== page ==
Some nuclei exhibit added stability that is attributed to the shell-like structure of the nucleus. Protons and neutrons occupy distinct energy levels, and large gaps between adjacent levels lead to extra binding and pronounced stability. The most extreme examples of such extra binding are the so-called doubly-magic nuclei, where the number of protons and neutrons are any combination of the magic numbers 2, 8, 20, 28, 50, 82, or 126. Nickel-56 is such a doubly-magic nucleus where both the proton and neutron number is 28. However, it is a radioactive nucleus (it decays by positron emission) and its distance from the valley of stable nuclei may challenge the shell stabilization of this nucleus. Several experimental tests have provided differing interpretations on the degree of magicity of Nickel-56. To help resolve the open questions regarding the behavior of Nickel-56, we have measured the magnetic dipole moment of Copper-57. In a simplified picture where the shell-stabilized structure of Nickel-56 is correct, Copper-57 can be represented as a single proton outside of the doubly-magic Nickel-56 core, as illustrated in the left side of the figure. A measurement of the magnetic properties of Copper-57 is one of the most sensitive tests to confirm the shell-like structure and the magicity of Nickel-56.
The magnetic dipole moment of Copper-57 was deduced by application of the Nuclear Magnetic Resonance technique, which is a similar technique to Magnetic Resonance Imaging used in the hospitals for functional diagnostics, but improves on sensitivity by a million*billion times using radiation-detection methods. In order for the sensitive test to be feasible, spatially aligned Copper-57 atoms were produced by colliding Nickel-58 ions from the coupled cyclotrons into a thick beryllium target. The A1900 fragment separator was used to isolate the desired Copper-57 ions from other reaction products before delivery to the Nuclear Magnetic Resonance apparatus.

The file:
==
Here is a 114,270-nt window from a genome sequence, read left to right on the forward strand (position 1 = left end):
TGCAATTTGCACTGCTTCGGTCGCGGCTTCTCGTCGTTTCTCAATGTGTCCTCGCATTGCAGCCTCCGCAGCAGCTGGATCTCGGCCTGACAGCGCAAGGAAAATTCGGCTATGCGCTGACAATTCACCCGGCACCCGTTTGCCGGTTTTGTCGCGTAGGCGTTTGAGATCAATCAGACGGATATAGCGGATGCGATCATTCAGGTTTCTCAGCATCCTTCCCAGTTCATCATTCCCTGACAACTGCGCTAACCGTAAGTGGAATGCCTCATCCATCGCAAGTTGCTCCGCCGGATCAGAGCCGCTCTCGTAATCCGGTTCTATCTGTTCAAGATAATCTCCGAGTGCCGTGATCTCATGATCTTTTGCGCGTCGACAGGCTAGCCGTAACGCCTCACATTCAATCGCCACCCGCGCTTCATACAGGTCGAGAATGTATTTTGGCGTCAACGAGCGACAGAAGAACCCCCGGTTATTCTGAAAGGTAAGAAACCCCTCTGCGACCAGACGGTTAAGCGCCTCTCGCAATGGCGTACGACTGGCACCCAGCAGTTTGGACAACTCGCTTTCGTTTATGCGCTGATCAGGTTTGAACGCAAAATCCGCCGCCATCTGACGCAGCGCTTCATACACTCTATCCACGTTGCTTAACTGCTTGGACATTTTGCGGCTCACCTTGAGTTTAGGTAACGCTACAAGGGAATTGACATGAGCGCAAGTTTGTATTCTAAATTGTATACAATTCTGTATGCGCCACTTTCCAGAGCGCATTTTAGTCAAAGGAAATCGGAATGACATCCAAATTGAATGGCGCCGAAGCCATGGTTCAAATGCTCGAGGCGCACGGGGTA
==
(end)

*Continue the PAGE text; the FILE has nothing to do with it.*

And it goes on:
The magnetic dipole moment of Copper-57 was found to be 2.0 nuclear magnetons, nearly 2 times smaller than the prediction of 3.79 nuclear magnetons that assumes an inert Nickel-56 core coupled to a single proton as presented in the left side of the figure. The magnetic dipole moment of Copper-57 is better explained by assuming that Nickel-56 is not a doubly-magic nucleus, as pictured on the right side of the figure. We have concluded that a significant breaking of the nuclear shell-like structure has been observed at Nickel-56.
Reference K. Minamisono et al., Phys. Rev. Lett., accepted for publication
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